Look what they did to my gloves!  They ate my gloves!  After eating one whole finger it must have not been that tasty after all as they then moved on to more promising things.  A box of chocolates (which was filled with sand) and a piece of crisp bread with aniseed sprinkles made from polymer clay.  The aniseed sprinkles are appropriately called 'muisjes' in Dutch, which translates as 'little mice'.  

I doubt that I'll be able to find another pair of these gloves again.  I have never seen them anywhere else.  I'm glad I had stored the rest of my food items in a closed plastic container so the mice didn't touch those.  Poor little things, they must have been pretty hungry to even start eating fake food!

For the past few days I have been in the process of putting all my miniatures back into the house.  I have a few new additions to my kitchen which you have not seen yet.  I put in a small fridge and a butcher's block which I made many years ago for another small project.  The project no longer exists, but I kept the fridge and the butcher's block.  

I think the plans for the fridge came from a magazine.  It even has a light in there but I still need to plug it in.  I should make some eggs for the egg rack.  The pretty auriculas were made by Gill Rawling of Petite Fleur.  I bought those at the Kensington Fair last May.                    

Kim Selwood made the kitchen chairs for me.  I love these.  They are the 'Clisset' ladderback chairs  designed by Ernest Gimson.  Although they are Arts & Crafts chairs, they closely resemble the typical kitchen chairs which could be found in Dutch kitchens for centuries and therefore fit in very well here.  

In trying to keep the dust -and mice!- out of my Canal House, I have now fitted a large sheet of acrylic glass across the front.  If any mice do manage to get in now, I hope they will follow in their great-great-great-great-great-great-great-great-great- grandmother's footsteps:  I have left a dust-pan and broom by the back door.  

Hello everyone!  Just like so many other bloggers lately, I have been guilty of being very quiet the last few months.  We have had an exceptionally beautiful summer and as this doesn't happen too often in Holland,  I and many others have been spending a lot of time outside.  

Of course on the hottest weekend of the year I was inside laying a new floor in my work room...My work room is really the garage, but what a waste of space to hand over such a big room to a car, right?  It is much better as my work room/studio.  

Work in progress.  Now the walls look like they need plastering.  I won't be doing that though, yet ;-)

Laying the new floor meant that everything had to be either taken out of the room or moved from one side to the other.  An enormous amount of work!  After the floor was laid I had to wait several weeks for my new cabinets to arrive and be fitted.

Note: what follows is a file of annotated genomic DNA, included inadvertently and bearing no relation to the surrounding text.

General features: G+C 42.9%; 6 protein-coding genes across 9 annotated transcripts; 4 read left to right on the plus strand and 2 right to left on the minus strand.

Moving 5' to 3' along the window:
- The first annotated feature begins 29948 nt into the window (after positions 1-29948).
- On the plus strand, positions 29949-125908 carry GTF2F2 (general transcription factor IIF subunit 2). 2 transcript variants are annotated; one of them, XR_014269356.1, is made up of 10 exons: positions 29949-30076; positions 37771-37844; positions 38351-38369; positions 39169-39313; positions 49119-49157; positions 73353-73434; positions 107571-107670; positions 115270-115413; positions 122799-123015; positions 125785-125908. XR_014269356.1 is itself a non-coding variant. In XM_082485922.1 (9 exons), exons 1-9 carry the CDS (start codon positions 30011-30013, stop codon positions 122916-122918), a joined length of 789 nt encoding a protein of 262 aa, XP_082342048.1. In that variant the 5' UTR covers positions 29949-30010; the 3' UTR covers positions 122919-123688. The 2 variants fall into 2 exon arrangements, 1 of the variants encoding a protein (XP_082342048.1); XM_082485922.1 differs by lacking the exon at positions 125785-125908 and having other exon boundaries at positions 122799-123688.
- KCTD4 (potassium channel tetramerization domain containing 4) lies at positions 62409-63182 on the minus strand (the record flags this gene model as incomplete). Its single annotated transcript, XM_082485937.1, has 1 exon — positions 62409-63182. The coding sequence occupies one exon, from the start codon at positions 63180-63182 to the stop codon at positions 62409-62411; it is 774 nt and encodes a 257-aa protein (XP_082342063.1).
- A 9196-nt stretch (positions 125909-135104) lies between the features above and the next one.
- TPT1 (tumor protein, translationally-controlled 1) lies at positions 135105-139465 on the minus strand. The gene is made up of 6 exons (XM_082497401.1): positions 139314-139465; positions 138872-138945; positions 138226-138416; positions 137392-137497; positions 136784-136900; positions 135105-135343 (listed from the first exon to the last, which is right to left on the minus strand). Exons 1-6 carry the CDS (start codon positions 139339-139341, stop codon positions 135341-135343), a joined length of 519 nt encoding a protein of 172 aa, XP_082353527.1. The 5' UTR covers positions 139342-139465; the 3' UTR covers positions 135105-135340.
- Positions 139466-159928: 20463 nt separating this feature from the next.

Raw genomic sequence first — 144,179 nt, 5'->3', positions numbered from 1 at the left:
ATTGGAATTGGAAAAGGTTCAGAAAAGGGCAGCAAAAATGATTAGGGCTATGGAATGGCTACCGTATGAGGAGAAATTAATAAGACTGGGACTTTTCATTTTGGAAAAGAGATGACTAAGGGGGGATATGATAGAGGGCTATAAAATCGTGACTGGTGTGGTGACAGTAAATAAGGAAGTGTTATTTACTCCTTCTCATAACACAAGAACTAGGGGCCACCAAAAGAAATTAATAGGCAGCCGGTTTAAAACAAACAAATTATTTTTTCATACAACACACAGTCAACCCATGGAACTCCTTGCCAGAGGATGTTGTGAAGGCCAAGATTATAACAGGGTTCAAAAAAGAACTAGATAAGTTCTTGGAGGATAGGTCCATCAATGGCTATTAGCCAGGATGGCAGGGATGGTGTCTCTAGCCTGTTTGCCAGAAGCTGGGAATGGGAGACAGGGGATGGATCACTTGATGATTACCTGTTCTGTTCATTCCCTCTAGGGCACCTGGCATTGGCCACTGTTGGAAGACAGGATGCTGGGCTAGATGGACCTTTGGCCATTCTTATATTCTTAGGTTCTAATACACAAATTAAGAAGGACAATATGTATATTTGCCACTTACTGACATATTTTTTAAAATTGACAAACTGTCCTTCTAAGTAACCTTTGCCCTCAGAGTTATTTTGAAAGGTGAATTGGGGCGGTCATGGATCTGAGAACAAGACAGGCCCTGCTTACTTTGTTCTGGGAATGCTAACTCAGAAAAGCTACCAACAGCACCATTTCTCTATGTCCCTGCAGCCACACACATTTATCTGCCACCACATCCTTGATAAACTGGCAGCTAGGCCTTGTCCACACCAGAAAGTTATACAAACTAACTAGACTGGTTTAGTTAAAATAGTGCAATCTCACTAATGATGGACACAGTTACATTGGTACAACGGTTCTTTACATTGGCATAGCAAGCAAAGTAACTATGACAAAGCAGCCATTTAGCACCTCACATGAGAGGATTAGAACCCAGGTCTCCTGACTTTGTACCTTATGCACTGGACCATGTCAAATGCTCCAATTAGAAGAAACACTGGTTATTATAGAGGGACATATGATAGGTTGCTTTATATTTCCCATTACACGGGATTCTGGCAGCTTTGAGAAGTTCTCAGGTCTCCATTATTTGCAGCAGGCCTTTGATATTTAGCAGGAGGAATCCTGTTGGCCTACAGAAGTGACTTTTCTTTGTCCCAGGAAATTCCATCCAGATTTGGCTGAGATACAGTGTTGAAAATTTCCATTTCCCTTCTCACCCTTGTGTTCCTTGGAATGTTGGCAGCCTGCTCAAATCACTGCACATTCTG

But it is all finished now and I am in the process of putting everything back and weeding out the necessary from the superfluous.   Another huge task.  But an enjoyable one.  I am very happy with my newly decorated room and I know how lucky I am to have such a great space!

A silk embroidery doodle.  Getting a feel for fibers and stitching.  

The only miniature work I managed to do over the summer (apart from taking the 'bone chest' class I wrote about in my last post), was to finally try out some miniature embroidery.   I did a bit of freehand doodling, trying out some silk floss and stitches.  I enjoyed doing it and think I will be doing some more of this.  A bit neater, of course. 

The 'bone chest' I made in Bill Robertson's class two months ago had some work left to do at home.  My search for some tools and materials I needed took me days (yes really!) behind the computer screen.    On  Facebook my friends Hellie Durans and Elga Koster helped me out in my search, and I was so grateful for their input!  It would have taken me much longer to find everything I needed.
Now don't get me wrong, I am not a huge fan of Facebook, but in this case it was perfect.

Miniature Material & Resource Exchange   (click to go to the page)

My friend Hellie (of Durans Dutch Designs) has recently started a Facebook group:  Miniature Material & Resource Exchange.  The sole purpose of this group is to help miniaturists find anything miniature related (tools, materials etc.)  they just can NOT find.  Another miniaturist might know where to find it or have something left in their stash themselves.  

I think it is a great idea.  As a group we know so much more!  Any miniaturist can join the group, hobbyist or professional, doll maker or long as you're a miniaturist, you're welcome!  Of course we hope many people will join, because again, as a group we know so much more!